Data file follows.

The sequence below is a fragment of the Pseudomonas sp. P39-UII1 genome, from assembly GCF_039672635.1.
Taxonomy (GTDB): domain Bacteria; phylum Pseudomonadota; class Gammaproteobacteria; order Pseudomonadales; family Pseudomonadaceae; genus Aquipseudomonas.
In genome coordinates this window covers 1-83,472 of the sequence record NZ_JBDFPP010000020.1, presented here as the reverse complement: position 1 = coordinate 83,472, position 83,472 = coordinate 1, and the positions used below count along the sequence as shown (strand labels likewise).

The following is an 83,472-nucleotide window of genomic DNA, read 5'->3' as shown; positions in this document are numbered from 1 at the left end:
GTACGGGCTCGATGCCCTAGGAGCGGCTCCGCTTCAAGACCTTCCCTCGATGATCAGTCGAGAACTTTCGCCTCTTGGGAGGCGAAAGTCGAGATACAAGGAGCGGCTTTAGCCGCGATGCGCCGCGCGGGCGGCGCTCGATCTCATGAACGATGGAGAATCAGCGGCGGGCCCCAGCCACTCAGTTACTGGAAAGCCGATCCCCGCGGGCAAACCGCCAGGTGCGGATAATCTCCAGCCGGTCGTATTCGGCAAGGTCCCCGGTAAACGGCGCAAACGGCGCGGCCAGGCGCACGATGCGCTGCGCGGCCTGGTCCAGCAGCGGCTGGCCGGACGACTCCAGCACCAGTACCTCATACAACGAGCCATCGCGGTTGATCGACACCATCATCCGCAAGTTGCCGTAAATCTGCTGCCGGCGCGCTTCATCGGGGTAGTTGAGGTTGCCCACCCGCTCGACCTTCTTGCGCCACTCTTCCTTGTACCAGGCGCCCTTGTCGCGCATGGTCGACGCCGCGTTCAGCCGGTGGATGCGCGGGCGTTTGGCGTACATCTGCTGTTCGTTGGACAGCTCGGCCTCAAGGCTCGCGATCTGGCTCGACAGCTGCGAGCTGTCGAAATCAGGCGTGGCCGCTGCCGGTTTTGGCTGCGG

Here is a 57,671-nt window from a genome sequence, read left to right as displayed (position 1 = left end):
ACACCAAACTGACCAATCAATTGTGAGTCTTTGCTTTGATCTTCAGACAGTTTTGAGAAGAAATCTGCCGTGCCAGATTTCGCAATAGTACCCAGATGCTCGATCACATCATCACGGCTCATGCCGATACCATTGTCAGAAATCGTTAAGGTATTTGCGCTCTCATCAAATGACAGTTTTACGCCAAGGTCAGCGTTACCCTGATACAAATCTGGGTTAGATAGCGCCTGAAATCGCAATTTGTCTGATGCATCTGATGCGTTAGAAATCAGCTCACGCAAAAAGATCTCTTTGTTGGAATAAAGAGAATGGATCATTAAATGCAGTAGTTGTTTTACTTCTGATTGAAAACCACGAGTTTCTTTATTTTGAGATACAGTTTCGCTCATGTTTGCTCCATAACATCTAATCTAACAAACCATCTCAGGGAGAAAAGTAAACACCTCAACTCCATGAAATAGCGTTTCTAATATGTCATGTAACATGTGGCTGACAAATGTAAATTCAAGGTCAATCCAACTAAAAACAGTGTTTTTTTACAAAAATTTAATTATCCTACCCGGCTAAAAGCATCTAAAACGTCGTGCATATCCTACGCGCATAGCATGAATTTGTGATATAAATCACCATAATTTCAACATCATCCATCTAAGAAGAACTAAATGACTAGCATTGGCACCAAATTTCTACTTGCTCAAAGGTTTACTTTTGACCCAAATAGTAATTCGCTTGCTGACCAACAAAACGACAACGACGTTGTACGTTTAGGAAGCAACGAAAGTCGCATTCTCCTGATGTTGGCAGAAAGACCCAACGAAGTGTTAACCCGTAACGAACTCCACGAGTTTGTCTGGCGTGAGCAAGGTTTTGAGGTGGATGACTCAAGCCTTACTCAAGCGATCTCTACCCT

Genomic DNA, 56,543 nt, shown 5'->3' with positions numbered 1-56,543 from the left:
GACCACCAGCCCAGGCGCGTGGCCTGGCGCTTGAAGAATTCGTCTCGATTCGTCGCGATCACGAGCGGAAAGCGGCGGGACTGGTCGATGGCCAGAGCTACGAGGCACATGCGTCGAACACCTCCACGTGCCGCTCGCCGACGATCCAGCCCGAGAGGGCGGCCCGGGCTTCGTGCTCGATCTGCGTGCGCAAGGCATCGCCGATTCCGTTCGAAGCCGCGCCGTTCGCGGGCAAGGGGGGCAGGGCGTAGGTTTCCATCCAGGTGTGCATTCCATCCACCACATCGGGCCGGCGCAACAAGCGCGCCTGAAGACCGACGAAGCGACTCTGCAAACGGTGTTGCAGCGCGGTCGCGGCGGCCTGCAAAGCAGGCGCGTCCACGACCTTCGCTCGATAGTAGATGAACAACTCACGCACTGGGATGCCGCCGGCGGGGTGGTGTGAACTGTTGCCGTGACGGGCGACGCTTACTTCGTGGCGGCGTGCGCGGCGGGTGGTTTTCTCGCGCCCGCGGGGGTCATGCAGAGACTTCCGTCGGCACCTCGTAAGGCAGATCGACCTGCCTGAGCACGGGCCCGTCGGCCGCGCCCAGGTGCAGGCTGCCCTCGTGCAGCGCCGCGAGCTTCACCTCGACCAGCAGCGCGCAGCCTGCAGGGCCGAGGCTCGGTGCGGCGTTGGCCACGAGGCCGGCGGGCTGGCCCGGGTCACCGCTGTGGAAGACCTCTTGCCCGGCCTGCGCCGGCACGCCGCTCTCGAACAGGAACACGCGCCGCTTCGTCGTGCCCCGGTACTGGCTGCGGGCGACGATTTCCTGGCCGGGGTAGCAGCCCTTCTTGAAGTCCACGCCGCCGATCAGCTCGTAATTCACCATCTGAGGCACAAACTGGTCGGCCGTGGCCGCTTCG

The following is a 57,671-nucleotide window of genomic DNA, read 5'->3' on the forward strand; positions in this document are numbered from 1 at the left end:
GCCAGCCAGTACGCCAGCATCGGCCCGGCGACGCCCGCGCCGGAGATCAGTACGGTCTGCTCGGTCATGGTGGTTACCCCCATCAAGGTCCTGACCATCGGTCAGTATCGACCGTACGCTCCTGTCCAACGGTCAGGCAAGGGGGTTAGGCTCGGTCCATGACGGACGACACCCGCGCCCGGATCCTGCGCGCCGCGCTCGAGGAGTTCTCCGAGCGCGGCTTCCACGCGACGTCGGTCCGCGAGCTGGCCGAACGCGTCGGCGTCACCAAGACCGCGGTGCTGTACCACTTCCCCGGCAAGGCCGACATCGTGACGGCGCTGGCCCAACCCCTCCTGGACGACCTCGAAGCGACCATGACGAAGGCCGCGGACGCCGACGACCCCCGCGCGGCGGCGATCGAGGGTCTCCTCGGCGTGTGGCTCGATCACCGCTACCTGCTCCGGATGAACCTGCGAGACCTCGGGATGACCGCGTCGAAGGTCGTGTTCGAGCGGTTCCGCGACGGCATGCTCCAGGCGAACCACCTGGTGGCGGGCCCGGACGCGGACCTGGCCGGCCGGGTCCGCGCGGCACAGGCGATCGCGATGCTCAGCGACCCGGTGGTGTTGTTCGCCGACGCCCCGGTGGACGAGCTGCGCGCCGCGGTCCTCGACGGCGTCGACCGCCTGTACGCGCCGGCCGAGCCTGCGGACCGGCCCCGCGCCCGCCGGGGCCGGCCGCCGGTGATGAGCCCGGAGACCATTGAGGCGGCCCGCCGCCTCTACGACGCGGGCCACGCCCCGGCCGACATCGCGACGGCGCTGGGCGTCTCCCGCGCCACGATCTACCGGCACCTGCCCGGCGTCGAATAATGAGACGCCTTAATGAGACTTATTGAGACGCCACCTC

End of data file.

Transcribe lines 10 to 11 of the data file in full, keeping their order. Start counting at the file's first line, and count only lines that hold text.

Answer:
The following is a 57,671-nucleotide window of genomic DNA, read 5'->3' on the forward strand; positions in this document are numbered from 1 at the left end:
GCCAGCCAGTACGCCAGCATCGGCCCGGCGACGCCCGCGCCGGAGATCAGTACGGTCTGCTCGGTCATGGTGGTTACCCCCATCAAGGTCCTGACCATCGGTCAGTATCGACCGTACGCTCCTGTCCAACGGTCAGGCAAGGGGGTTAGGCTCGGTCCATGACGGACGACACCCGCGCCCGGATCCTGCGCGCCGCGCTCGAGGAGTTCTCCGAGCGCGGCTTCCACGCGACGTCGGTCCGCGAGCTGGCCGAACGCGTCGGCGTCACCAAGACCGCGGTGCTGTACCACTTCCCCGGCAAGGCCGACATCGTGACGGCGCTGGCCCAACCCCTCCTGGACGACCTCGAAGCGACCATGACGAAGGCCGCGGACGCCGACGACCCCCGCGCGGCGGCGATCGAGGGTCTCCTCGGCGTGTGGCTCGATCACCGCTACCTGCTCCGGATGAACCTGCGAGACCTCGGGATGACCGCGTCGAAGGTCGTGTTCGAGCGGTTCCGCGACGGCATGCTCCAGGCGAACCACCTGGTGGCGGGCCCGGACGCGGACCTGGCCGGCCGGGTCCGCGCGGCACAGGCGATCGCGATGCTCAGCGACCCGGTGGTGTTGTTCGCCGACGCCCCGGTGGACGAGCTGCGCGCCGCGGTCCTCGACGGCGTCGACCGCCTGTACGCGCCGGCCGAGCCTGCGGACCGGCCCCGCGCCCGCCGGGGCCGGCCGCCGGTGATGAGCCCGGAGACCATTGAGGCGGCCCGCCGCCTCTACGACGCGGGCCACGCCCCGGCCGACATCGCGACGGCGCTGGGCGTCTCCCGCGCCACGATCTACCGGCACCTGCCCGGCGTCGAATAATGAGACGCCTTAATGAGACTTATTGAGACGCCACCTC